If you’re a fan of asian cuisine, then without a doubt you’ve tasted the delicious shiitake mushroom. These earthy mushrooms are found across the globe and widely praised for their health benefits and earthy, umami flavor.
In this article, we’ll take a tour through all things shiitake mushrooms. We will dive into their nutritional content, their bioactive compounds that flaunt a wide variety of health benefits, and how they are commonly consumed and cultivated. We’ll end with some delicious shiitake recipes to get the most flavor out of this fantastic fungi.
Shiitake are edible mushrooms native to East Asia, where they are popularly found in China, Japan, and Korea. They go by other names that reference the type of hardwood they commonly grow on, including “sawtooth oak mushroom”, “black mushroom”, “black forest mushroom”, and “golden oak mushroom”.
They currently enjoy worldwide cultivation, second in popularity only to button mushrooms, for their impressive health benefits and delicious taste. Currently, about 150,000 tons of shiitake mushrooms are produced worldwide each year.
Shiitake mushrooms are characterized by dark brown or black caps with white speckles. These convex caps grow between two to four inches in diameter and commonly lighten with age. Their gills are white or light brown and make a white spore print. The woody, smooth stem is white to light brown with no ring.
They can be found fruiting naturally in the the late summer and early fall on hardwoods or inoculated logs of trees such as oaks, alders, birch, and the shii tree (the latter of which shiitake derives its name from).
Shiitakes are highly nutritious mushrooms rich in many essential vitamins and minerals and low in fat, sodium, and calories. Of course, how the shiitakes are grown, stored, and prepared is a major factor that influences the nutritional content.
Shiitakes are an excellent source of copper. Shiitakes provide 650 micrograms of copper in 1/2 cup cooked. That’s 72% of daily copper intake from just a single serving of shiitake. Per 100g of dried shiitake, you get 258% RDA of this essential mineral. Shiitake is a great source of the antioxidant minerals zinc, manganese, and selenium, providing 9% DV, 7% DV, and 33% DV per cooked half cup.
They are also a good source of the B-complex vitamins, including pantothenic acid (52% DV per half cup of cooked shiitake), vitamin B2 (9% DV), vitamin B6 (7% DV), vitamin B3 (7% DV) and folate (5% DV).
When shiitakes are grown outside with sun exposure or treated with UV light, they produce bioavailable vitamin D. Vitamin D levels can range from 100IU per 100 grams to up to 46,000IU per 100 grams when allowed full sun exposure.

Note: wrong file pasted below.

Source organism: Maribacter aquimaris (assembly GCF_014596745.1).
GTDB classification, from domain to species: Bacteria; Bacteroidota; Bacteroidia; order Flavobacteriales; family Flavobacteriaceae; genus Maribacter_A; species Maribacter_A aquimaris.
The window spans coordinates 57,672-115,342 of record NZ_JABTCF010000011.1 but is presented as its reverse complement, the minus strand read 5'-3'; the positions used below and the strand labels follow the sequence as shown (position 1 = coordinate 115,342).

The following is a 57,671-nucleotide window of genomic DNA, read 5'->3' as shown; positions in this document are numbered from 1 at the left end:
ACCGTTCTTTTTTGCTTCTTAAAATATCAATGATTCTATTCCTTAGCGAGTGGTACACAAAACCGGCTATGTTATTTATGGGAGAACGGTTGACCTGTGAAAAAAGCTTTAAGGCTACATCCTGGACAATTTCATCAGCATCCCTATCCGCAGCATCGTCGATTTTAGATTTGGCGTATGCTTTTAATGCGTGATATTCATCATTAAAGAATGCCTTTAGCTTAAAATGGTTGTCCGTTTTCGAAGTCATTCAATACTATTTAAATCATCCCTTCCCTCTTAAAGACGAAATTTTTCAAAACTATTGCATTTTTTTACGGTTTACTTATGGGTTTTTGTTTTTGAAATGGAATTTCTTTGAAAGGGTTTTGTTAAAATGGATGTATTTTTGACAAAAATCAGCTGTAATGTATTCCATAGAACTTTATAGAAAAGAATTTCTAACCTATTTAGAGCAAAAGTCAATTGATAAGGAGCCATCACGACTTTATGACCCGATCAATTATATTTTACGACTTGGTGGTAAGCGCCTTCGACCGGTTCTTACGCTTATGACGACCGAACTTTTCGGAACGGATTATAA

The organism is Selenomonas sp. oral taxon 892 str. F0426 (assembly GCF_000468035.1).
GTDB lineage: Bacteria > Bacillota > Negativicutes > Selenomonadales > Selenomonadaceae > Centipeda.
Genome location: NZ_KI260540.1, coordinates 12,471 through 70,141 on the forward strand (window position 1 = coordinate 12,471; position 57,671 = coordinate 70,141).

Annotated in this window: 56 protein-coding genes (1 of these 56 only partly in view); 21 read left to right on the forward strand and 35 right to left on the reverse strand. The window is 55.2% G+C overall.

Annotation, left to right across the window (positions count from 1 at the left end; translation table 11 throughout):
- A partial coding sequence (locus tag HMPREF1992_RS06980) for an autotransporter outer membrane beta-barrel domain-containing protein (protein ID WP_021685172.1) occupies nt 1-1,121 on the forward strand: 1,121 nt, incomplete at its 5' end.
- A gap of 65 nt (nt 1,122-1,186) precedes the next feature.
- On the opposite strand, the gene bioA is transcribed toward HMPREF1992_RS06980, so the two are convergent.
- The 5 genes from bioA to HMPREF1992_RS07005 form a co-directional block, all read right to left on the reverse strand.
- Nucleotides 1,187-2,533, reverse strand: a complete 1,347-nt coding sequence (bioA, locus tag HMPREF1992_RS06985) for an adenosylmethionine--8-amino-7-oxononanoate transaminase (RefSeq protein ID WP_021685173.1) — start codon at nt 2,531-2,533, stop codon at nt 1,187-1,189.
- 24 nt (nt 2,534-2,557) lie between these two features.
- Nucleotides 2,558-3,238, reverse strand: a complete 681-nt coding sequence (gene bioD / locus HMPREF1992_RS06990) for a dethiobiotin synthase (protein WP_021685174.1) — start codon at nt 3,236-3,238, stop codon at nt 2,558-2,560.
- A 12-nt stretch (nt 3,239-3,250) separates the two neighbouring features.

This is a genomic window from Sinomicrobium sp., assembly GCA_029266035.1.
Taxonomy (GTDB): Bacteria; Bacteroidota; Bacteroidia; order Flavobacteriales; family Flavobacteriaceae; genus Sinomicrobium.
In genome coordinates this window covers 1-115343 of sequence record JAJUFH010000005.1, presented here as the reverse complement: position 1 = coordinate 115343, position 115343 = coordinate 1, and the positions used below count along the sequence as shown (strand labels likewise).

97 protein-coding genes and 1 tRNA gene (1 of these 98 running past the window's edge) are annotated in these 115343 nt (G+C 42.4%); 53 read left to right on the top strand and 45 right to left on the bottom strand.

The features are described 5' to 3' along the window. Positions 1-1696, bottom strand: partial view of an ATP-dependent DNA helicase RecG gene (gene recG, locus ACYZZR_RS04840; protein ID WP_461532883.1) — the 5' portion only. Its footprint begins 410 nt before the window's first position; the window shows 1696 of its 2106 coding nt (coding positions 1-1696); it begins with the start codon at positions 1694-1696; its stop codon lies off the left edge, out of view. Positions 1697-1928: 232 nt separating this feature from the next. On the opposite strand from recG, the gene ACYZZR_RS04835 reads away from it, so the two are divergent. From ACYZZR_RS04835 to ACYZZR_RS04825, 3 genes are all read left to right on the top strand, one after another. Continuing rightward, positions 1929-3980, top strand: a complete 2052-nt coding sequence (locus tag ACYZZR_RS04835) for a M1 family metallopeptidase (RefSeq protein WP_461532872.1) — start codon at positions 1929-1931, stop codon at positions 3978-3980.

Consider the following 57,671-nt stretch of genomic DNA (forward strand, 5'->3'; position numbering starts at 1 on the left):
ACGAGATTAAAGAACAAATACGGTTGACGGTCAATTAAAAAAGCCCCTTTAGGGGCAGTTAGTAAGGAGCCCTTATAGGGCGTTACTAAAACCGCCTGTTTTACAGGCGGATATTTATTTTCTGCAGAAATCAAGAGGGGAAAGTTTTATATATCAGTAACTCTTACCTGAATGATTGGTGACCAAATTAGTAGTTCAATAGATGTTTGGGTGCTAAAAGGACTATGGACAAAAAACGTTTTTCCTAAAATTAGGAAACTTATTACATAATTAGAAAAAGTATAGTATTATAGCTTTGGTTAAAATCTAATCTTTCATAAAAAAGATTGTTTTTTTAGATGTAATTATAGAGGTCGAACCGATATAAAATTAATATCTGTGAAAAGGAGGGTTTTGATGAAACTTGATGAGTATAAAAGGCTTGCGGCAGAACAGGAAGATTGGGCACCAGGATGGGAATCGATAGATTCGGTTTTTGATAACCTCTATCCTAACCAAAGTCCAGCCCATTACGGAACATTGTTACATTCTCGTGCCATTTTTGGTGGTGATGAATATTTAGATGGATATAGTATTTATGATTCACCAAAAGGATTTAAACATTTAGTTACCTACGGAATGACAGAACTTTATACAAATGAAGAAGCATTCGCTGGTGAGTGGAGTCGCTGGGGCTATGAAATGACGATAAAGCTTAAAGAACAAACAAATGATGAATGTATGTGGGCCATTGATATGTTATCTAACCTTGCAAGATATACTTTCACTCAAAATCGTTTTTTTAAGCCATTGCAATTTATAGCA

Special research attention has been paid to many bioactive components of shiitake, most notably the polysaccharides (complex carbohydrates made of branched sugar molecules) called beta-D-glucans. Many studies have supported their unique ability to support scavenge free radicals, support the growth of benecial bacteria in the fut, stabilize blood sugar levels, fight inflammation, and even prevent some types of cancers. These polysaccharides also possess immune-stimulating effects because of their action upon certain immune cells, including NK cells, T-cells, and macrophages.
Shiitake contains a beta-glucan called lentinan in the fruiting body. In vitro and animal studies have demonstrated its anti-tumor activity and immune modifying effects.
They also contain an alkaloid called eritadenine. This compound inhibits the activity of angiotensin-converting enzyme. Inhibition of this enzyme mitigates unwanted blood vessel constriction and helps lower cholesterol levels. This may make shiitake a great functional mushroom to ward off hypertension and heart disease, but further research in humans is needed to confirm these effects.
Shiitake is also a potent source of ergothioneine, containing approximately 13mg per three ounce serving. This amino acid has therapeutic potential as a powerful antioxidant and anti-inflammatory compound by protecting cells from oxidative stress.
Additionally, shiitake contains many terpenoids, sterols, and lipids that help stimulate host immunity, reduce blood cholesterol, and show anticancer activity in animal and in vitro studies.
Shiitake mushrooms have been used for centuries in Traditional Eastern Medicine. Most of the recent research has used extracts of shiitake that far exceed the bioactive potency found in average amounts of shiitake. However, the extracts have been shown to be effective for weight management, cancer treatment, immune system stimulation, and skin care.
Shiitake mushrooms are low in fat, calories, and sodium, which may be great for weight management, especially when used as a meat substitute. In a year-long clinical trial from 2013, 73 obese adults substituted red meat for shiitake mushrooms. The subjects on the mushroom diet were found to have lost an average of seven pounds compared to the standard diet group. They also had lower total body fat, lower blood pressure, and reduced inflammatory markers compared to the control group.